Springlike weather sends snow packing, gives lift to residents

As revelers enjoy respite from precipitation, Ehrlich seeks federal aid for state

March 06, 2003|By Johnathon E. Briggs | Johnathon E. Briggs,SUN STAFF

If those lingering snow piles could speak, they might have mimicked yesterday the wicked witch from the Land of Oz: "I'm melting, I'm melting."

Springlike temperatures further diminished what frosty mounds remain from the record snowstorm last month and brought Marylanders outdoors to relish a sudden surge of spring.

With a high of 59 degrees recorded at Baltimore-Washington International Airport, the afternoon was warm enough for walkers to shed their coats, middle-schoolers in shirtsleeves to toss snowballs and public works crews to take a break (however brief) from their mind-numbing snow-removal duties.

"This is unbelievable, isn't it?" said Ruth Vilardo, 61, who removed her coat during a short walk from a meeting in Westminster.

"How often do you get to come outside in the winter without your coat on?" said Kim Conrad, 44, smoking a cigarette outside a Towson restaurant.

The snow was receding from the sledding hill near the dam at Lake Elkhorn in Columbia, and the path was sprinkled with joggers, people walking their dogs and moms with strollers.

"The kids are getting muddy, and I don't even care because the sun is shining," Leigh Ridgell, 33, of Columbia said as she watched her son, Ryan, 4, and her daughter, Jane, 22 months, play outside after weeks of being cooped indoors.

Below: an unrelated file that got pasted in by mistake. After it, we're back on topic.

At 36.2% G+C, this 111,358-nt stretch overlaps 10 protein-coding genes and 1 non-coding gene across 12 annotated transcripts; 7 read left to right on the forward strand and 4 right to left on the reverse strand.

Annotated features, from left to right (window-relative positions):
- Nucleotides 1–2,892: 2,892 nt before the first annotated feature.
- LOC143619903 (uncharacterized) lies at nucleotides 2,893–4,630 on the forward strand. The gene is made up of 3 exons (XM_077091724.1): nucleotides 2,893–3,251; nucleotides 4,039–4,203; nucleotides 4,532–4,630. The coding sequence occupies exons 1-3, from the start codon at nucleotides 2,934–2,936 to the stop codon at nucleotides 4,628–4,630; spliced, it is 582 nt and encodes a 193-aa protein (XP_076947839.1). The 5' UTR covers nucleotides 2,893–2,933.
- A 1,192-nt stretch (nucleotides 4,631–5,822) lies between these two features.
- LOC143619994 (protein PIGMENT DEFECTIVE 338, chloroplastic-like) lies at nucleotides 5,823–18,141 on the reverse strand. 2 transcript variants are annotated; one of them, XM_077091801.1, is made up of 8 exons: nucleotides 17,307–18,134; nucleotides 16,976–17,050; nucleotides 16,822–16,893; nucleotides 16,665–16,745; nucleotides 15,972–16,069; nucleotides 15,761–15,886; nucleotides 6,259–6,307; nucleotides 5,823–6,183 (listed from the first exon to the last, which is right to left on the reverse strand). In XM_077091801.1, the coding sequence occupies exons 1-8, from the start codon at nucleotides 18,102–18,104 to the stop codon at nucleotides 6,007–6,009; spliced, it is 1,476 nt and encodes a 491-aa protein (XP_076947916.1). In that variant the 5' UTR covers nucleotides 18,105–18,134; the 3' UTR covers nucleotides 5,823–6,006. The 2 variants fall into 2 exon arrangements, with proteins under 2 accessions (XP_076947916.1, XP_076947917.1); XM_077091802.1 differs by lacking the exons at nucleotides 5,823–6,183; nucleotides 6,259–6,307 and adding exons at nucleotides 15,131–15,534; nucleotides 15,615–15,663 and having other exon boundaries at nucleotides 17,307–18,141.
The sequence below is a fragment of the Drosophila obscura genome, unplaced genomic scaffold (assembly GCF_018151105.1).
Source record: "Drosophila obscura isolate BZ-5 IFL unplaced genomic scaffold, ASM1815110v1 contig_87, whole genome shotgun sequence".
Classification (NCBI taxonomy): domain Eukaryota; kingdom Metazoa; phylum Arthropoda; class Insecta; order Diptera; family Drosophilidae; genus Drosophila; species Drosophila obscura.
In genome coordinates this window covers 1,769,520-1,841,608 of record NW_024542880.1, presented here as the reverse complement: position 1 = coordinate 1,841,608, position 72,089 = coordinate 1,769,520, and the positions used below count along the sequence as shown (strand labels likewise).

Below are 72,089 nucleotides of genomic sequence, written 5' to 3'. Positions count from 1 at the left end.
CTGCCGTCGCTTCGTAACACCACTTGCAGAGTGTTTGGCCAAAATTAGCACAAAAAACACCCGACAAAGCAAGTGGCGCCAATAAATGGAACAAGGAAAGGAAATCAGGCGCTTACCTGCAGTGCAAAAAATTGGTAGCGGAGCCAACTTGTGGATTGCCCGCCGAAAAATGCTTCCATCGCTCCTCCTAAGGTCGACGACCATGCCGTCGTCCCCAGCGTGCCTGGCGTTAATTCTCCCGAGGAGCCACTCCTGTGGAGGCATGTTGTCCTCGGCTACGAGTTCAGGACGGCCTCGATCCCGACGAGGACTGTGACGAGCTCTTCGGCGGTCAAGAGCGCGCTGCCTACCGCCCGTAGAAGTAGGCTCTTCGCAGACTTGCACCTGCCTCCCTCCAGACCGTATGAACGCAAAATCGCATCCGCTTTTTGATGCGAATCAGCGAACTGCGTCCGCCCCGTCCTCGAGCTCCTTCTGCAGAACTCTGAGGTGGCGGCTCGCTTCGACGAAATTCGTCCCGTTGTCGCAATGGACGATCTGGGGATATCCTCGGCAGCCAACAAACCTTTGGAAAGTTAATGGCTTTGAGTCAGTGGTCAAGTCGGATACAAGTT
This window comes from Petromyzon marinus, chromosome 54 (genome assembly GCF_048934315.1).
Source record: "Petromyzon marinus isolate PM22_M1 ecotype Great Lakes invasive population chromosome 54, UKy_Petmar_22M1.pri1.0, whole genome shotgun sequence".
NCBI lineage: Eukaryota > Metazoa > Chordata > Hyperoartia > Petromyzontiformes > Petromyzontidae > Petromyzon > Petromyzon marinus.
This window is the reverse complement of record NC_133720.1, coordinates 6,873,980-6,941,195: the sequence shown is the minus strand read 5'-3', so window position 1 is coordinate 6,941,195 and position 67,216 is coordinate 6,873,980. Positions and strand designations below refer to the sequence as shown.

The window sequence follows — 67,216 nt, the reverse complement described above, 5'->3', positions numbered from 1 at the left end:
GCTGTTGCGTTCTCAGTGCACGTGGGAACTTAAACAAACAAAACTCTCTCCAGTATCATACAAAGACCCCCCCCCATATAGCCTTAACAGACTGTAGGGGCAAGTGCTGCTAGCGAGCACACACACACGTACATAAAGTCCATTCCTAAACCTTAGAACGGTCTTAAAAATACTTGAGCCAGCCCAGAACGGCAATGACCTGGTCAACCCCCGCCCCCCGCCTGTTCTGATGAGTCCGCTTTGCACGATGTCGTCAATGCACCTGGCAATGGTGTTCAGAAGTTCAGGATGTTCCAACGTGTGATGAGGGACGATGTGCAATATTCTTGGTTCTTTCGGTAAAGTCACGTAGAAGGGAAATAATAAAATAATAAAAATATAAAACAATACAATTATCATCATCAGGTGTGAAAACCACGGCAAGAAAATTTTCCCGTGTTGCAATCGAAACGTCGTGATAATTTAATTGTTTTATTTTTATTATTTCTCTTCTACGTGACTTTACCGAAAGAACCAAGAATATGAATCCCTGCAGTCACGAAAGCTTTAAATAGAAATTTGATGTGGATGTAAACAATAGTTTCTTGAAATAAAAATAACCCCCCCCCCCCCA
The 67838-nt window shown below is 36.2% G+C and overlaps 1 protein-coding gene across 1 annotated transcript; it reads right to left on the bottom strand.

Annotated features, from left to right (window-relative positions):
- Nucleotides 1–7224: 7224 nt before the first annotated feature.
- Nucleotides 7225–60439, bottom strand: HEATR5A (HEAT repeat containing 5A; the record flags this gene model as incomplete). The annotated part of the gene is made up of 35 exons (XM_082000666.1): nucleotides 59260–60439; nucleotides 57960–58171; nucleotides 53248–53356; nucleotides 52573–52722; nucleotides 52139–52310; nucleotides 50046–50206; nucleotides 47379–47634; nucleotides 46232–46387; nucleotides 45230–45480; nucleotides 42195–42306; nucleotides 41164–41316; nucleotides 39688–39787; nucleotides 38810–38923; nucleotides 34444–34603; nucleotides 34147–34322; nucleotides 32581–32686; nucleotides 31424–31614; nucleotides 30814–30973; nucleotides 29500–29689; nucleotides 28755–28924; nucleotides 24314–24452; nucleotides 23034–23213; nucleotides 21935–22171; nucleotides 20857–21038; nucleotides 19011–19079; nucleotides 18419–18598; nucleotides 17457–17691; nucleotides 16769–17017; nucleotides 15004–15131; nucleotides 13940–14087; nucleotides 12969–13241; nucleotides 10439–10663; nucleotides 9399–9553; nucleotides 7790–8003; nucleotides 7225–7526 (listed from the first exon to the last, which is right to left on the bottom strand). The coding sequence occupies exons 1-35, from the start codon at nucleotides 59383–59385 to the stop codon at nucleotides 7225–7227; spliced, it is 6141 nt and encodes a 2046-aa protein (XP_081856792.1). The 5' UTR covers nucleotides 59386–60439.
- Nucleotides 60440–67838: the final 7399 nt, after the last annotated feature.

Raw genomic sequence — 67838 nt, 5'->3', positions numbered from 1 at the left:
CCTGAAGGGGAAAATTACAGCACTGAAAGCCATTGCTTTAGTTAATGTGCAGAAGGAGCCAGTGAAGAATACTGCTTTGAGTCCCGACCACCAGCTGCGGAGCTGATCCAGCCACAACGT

At Druid Hill Park, Linda Taylor, 43, and her 12-year-old daughter, Natalie, rejoiced in the fact that, for the first time in weeks, they didn't have to power-walk -- in snow boots. "It's just so good that the snow is going away," Taylor said.

Just as she has all winter, Blythe Woods, a horticulturist at St. John's College in Annapolis, wore gloves yesterday. But at last, they were her gardening gloves, not winter mittens.

In the aftermath of last month's record 28-inch snowfall, Gov. Robert L. Ehrlich Jr. has asked President Bush to declare most of Maryland a federal disaster area.

In a letter submitted yesterday, Ehrlich requested federal disaster aid for 17 counties and Baltimore City, including the entire Baltimore-Washington corridor, Western Maryland and the Upper Eastern Shore.

"The snowstorm contained such severity and magnitude that effective response is beyond the capabilities of the State of Maryland and local governments," wrote Ehrlich, who estimated that the storm cost state and local governments more than $55 million.

If the aid request is approved, the state could recoup up to 75 percent of those costs.

Ehrlich based his request on "blizzard-like conditions" that shut most of the state for two days. He also noted the clogged storm drains, collapsed buildings, nonstop snow removal process and previous storms this winter as a reason for Bush to grant the request.

Forecasters say the Baltimore region can expect high temperatures in the mid-30s today, freezing rain and morning snow, with an inch of accumulation possible.

Sun staff writers Sandy Alexander, Tim Craig, Ryan Davis, Abby Foster and Jennifer McMenamin contributed to this article.

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